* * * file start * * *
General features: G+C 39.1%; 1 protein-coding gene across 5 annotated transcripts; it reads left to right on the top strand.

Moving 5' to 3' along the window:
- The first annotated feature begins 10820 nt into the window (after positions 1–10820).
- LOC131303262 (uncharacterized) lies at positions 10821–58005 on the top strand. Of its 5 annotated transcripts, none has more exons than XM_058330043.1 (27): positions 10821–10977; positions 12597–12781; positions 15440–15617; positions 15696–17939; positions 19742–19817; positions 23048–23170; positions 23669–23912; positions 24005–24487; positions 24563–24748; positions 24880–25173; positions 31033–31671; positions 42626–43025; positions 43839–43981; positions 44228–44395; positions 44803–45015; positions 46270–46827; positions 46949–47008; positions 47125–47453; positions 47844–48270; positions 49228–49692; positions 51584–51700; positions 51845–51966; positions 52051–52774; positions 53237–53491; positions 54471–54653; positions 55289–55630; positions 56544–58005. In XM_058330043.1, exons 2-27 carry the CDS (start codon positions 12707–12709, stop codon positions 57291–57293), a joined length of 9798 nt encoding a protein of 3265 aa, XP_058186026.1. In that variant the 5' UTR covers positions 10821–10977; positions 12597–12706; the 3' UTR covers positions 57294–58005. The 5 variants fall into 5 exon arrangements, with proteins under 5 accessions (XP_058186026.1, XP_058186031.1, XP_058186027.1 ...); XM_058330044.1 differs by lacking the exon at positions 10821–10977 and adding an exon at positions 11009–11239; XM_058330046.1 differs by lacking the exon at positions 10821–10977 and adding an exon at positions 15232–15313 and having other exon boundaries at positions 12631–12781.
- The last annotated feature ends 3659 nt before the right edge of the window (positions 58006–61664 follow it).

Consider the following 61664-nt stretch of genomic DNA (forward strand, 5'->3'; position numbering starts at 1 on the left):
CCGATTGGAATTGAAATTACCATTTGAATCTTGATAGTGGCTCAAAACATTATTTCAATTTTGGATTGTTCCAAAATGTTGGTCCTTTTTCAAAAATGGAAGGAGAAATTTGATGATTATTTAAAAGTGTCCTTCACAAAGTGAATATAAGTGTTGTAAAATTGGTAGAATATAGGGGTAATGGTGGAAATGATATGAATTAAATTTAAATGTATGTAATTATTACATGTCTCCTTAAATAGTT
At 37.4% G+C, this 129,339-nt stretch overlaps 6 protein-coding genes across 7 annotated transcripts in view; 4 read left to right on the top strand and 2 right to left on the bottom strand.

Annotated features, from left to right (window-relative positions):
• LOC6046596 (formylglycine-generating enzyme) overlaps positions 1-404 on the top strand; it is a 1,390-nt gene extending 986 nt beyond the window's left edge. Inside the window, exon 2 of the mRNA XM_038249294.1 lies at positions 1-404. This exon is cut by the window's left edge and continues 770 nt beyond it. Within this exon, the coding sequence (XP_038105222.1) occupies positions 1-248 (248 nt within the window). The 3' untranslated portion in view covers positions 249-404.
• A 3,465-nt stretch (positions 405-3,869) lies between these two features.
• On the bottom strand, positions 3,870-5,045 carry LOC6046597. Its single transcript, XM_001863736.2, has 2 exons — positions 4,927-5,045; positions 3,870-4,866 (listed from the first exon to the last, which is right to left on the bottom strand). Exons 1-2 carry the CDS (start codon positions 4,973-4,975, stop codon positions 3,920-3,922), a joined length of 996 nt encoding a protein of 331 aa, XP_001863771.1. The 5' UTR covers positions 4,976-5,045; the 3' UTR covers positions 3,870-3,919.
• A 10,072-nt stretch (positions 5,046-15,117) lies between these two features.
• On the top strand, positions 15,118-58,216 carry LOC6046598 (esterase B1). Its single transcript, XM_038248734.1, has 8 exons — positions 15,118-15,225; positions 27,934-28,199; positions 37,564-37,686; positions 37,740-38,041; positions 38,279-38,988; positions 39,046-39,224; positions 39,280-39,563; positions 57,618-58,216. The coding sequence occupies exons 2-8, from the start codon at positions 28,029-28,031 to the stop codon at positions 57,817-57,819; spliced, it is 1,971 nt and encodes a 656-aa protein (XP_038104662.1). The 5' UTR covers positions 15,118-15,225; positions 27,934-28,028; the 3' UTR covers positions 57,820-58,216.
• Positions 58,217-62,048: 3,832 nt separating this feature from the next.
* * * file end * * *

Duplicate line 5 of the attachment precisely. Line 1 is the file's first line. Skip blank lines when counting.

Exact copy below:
- The last annotated feature ends 3659 nt before the right edge of the window (positions 58006–61664 follow it).